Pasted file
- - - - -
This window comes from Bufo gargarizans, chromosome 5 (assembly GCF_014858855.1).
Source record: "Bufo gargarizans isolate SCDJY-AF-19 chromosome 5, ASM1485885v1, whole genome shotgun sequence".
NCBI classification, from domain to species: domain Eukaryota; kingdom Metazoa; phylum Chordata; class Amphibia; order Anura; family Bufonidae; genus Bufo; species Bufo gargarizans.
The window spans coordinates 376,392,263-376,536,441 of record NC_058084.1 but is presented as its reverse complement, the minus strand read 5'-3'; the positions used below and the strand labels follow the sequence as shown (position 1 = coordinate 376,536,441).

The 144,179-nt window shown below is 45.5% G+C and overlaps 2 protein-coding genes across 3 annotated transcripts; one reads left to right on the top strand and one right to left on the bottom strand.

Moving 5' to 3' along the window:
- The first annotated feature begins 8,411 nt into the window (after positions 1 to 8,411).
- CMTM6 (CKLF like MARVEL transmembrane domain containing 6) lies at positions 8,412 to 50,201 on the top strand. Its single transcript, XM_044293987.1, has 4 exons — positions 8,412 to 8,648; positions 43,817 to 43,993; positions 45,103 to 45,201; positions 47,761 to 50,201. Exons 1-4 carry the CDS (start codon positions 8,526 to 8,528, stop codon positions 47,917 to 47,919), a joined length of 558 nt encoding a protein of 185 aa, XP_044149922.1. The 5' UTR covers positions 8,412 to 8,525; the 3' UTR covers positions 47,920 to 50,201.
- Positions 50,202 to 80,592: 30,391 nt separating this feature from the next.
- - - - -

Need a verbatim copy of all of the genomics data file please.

This window comes from Bufo gargarizans, chromosome 5 (assembly GCF_014858855.1).
Source record: "Bufo gargarizans isolate SCDJY-AF-19 chromosome 5, ASM1485885v1, whole genome shotgun sequence".
NCBI classification, from domain to species: domain Eukaryota; kingdom Metazoa; phylum Chordata; class Amphibia; order Anura; family Bufonidae; genus Bufo; species Bufo gargarizans.
The window spans coordinates 376,392,263-376,536,441 of record NC_058084.1 but is presented as its reverse complement, the minus strand read 5'-3'; the positions used below and the strand labels follow the sequence as shown (position 1 = coordinate 376,536,441).

The 144,179-nt window shown below is 45.5% G+C and overlaps 2 protein-coding genes across 3 annotated transcripts; one reads left to right on the top strand and one right to left on the bottom strand.

Moving 5' to 3' along the window:
- The first annotated feature begins 8,411 nt into the window (after positions 1 to 8,411).
- CMTM6 (CKLF like MARVEL transmembrane domain containing 6) lies at positions 8,412 to 50,201 on the top strand. Its single transcript, XM_044293987.1, has 4 exons — positions 8,412 to 8,648; positions 43,817 to 43,993; positions 45,103 to 45,201; positions 47,761 to 50,201. Exons 1-4 carry the CDS (start codon positions 8,526 to 8,528, stop codon positions 47,917 to 47,919), a joined length of 558 nt encoding a protein of 185 aa, XP_044149922.1. The 5' UTR covers positions 8,412 to 8,525; the 3' UTR covers positions 47,920 to 50,201.
- Positions 50,202 to 80,592: 30,391 nt separating this feature from the next.